Note: Where available, the PDF/Word icon below is provided to view the complete and fully formatted document
Sheraton Towers, Southgate, Melbourne, 20 February 1998: transcript of doorstop [MUA; National wage case]


JOURNALIST: .... (Inaudible) ...

REITH: Well, they are operating true to form, there is no doubt about that they are entirely predictable, their denial of Australia's poor productivity, their denial of the rorts and the 'rip-offs' is par for the course, but the union has been like that for as long as anybody can remember and that is sort of part of the problem, they just can't change, they cannot see the reality that we cannot go on the way we've going.

So in terms of the reaction from the MUA I expect absolutely no change whatsoever. I think I can fairly predict what John Coombs will say this week, the following week, and the month after, and that is going to continue to be the case as this dispute unfolds.

JOURNALIST: Do you support Patricks ... (inaudible) ...

REITH: Well they are entitled to use the law as they see fit.

JOURNALIST: Do you think it could provide a real life ... (Inaudible) ...

REITH: Well, certainly it was a major loss to the union that their appeal was dismissed before the Commission yesterday, and this is another loss for the union in what will obviously be a series of protracted legal disputes.

JOURNALIST: How damaging do you think this interim injunction could be for the MUA?

REITH: I honestly don't know, I've just not had an assessment of the statement of claim, or the particular result. I don't expect to until today. Perhaps, hopefully.

JOURNALIST: Do you believe that Patricks ... (inaudible) ..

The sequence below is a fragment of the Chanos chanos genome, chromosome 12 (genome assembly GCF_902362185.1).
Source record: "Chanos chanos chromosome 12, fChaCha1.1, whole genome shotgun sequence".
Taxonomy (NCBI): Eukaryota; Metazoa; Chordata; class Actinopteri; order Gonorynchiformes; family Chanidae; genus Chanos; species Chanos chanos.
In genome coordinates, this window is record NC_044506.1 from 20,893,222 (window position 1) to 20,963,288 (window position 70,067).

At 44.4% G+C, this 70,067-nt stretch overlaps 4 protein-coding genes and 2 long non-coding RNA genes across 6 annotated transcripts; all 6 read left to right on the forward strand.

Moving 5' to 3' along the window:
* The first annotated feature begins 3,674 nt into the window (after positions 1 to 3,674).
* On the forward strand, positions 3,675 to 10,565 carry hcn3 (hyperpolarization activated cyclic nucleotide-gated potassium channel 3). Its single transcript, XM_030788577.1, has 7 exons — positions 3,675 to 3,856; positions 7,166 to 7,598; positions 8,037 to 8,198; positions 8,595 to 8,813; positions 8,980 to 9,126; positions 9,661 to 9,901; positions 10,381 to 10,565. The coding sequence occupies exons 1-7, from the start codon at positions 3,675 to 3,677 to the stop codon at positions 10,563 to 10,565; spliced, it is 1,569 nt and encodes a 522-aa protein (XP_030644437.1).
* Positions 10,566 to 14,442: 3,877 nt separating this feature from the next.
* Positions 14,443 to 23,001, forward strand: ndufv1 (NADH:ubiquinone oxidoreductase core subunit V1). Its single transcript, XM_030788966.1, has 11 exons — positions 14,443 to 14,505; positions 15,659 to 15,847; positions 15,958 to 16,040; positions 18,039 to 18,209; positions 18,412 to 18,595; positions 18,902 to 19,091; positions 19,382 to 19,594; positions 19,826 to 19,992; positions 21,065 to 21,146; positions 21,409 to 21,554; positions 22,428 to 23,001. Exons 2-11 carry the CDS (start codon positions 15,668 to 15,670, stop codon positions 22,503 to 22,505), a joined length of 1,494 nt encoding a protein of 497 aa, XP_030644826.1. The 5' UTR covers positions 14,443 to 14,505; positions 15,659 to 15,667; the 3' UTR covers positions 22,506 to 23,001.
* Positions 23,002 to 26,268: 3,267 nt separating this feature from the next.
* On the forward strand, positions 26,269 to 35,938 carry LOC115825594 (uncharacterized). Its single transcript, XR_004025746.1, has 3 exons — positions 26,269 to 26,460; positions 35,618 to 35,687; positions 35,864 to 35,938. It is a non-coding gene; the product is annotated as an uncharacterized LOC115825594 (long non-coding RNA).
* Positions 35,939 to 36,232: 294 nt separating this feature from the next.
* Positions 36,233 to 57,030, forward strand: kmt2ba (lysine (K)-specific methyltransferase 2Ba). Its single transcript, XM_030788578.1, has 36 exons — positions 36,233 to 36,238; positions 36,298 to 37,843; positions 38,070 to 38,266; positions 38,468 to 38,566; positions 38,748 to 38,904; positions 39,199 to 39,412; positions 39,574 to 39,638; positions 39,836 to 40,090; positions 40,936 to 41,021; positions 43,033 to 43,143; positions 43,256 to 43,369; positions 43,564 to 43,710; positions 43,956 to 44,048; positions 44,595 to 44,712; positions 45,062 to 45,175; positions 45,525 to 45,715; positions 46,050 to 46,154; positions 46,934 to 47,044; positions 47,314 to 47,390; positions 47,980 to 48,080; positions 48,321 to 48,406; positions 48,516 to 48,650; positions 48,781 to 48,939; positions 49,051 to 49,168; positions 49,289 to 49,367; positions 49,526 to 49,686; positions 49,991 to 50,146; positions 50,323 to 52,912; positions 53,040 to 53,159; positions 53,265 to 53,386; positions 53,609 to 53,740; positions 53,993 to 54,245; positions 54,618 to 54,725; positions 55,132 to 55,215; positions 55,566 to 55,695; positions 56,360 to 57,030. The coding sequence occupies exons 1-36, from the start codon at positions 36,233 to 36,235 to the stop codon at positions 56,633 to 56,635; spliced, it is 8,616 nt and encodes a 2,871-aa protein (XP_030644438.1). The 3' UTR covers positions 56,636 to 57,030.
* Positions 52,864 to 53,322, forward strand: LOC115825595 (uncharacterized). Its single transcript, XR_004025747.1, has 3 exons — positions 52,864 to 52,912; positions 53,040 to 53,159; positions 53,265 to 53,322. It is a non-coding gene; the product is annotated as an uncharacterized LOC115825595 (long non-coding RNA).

REITH: No, I don't think so. I mean, there is no basis for saying that. I mean, any more than it was inflammatory for the MUA to appeal against the granting of the 166(a) Certificate. No the parties are entitled to take legal action whatever that may be and that's hardly inflammatory. And the people who are being inflammatory are the MUA who are taking industrial action.

Mr Coombs said at the start of this week, that if he wanted to take illegal industrial action, then he would. No you can't get any more inflammatory than one of the parties saying that they act beyond the law if they feel like it.

Now the MUA, that's always been their attitude, but it's an attitude that's unacceptable to the Australian community.

I think this week, what you are seeing is the MUA are losing control of their own management of their position in this dispute and that of course ultimately undermines their, what little standing they have left in the Australian community.

JOURNALIST: But have we reached a situation now where the only way that you are going to beat the MUA is to hit them in their financial pocket?

REITH: Well, it is not a matter of hitting the MUA. I think the point in the end is that the MUA should be back at work, and they should all go and take a Valium something.

JOURNALIST: Can you see an end to this dispute? ... (inaudible) ...

REITH: Well, there will be an end to this dispute, but I don't have a crystal ball.

JOURNALIST: ... (inaudible) ...

REITH: I mean the MUA is entitled as a union to exist and people are entitled to join the MUA. Now John Coombs would have you believe that the MUA existence is under threat. It is no more under threat, than is the existence of the CFMEU, of the AWU, of the FSU, or which ever other union you want to mention. What is under threat is their capacity to run Australia's ports. That is under threat, there's no two ways about that. They don't won't run them well. They run them for their own benefit to the expense of everybody else, so clearly, with the Farmers' setting up operation in Melbourne and perhaps elsewhere, I mean, ultimately we are going to have a labour force prepared to work on a reasonable community standard and provide a reliable service.